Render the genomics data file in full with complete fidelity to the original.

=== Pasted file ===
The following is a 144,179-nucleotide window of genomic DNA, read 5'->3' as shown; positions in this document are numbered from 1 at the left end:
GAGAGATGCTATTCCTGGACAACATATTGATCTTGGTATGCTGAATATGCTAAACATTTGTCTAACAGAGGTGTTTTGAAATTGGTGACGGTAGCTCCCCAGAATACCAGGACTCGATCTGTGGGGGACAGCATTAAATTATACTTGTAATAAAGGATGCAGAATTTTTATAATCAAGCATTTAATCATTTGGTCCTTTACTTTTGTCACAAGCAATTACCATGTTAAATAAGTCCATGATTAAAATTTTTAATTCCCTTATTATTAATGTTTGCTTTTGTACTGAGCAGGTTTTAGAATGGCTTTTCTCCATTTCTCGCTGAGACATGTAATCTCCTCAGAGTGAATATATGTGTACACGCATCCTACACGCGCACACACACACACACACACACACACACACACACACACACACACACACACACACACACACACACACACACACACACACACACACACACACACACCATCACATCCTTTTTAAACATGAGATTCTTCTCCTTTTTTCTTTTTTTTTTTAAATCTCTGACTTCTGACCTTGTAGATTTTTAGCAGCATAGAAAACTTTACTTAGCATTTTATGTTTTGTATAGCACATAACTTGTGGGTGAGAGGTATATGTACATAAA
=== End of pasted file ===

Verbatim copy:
The following is a 144,179-nucleotide window of genomic DNA, read 5'->3' as shown; positions in this document are numbered from 1 at the left end:
GAGAGATGCTATTCCTGGACAACATATTGATCTTGGTATGCTGAATATGCTAAACATTTGTCTAACAGAGGTGTTTTGAAATTGGTGACGGTAGCTCCCCAGAATACCAGGACTCGATCTGTGGGGGACAGCATTAAATTATACTTGTAATAAAGGATGCAGAATTTTTATAATCAAGCATTTAATCATTTGGTCCTTTACTTTTGTCACAAGCAATTACCATGTTAAATAAGTCCATGATTAAAATTTTTAATTCCCTTATTATTAATGTTTGCTTTTGTACTGAGCAGGTTTTAGAATGGCTTTTCTCCATTTCTCGCTGAGACATGTAATCTCCTCAGAGTGAATATATGTGTACACGCATCCTACACGCGCACACACACACACACACACACACACACACACACACACACACACACACACACACACACACACACACACACACACACACACACACACACACACACCATCACATCCTTTTTAAACATGAGATTCTTCTCCTTTTTTCTTTTTTTTTTTAAATCTCTGACTTCTGACCTTGTAGATTTTTAGCAGCATAGAAAACTTTACTTAGCATTTTATGTTTTGTATAGCACATAACTTGTGGGTGAGAGGTATATGTACATAAA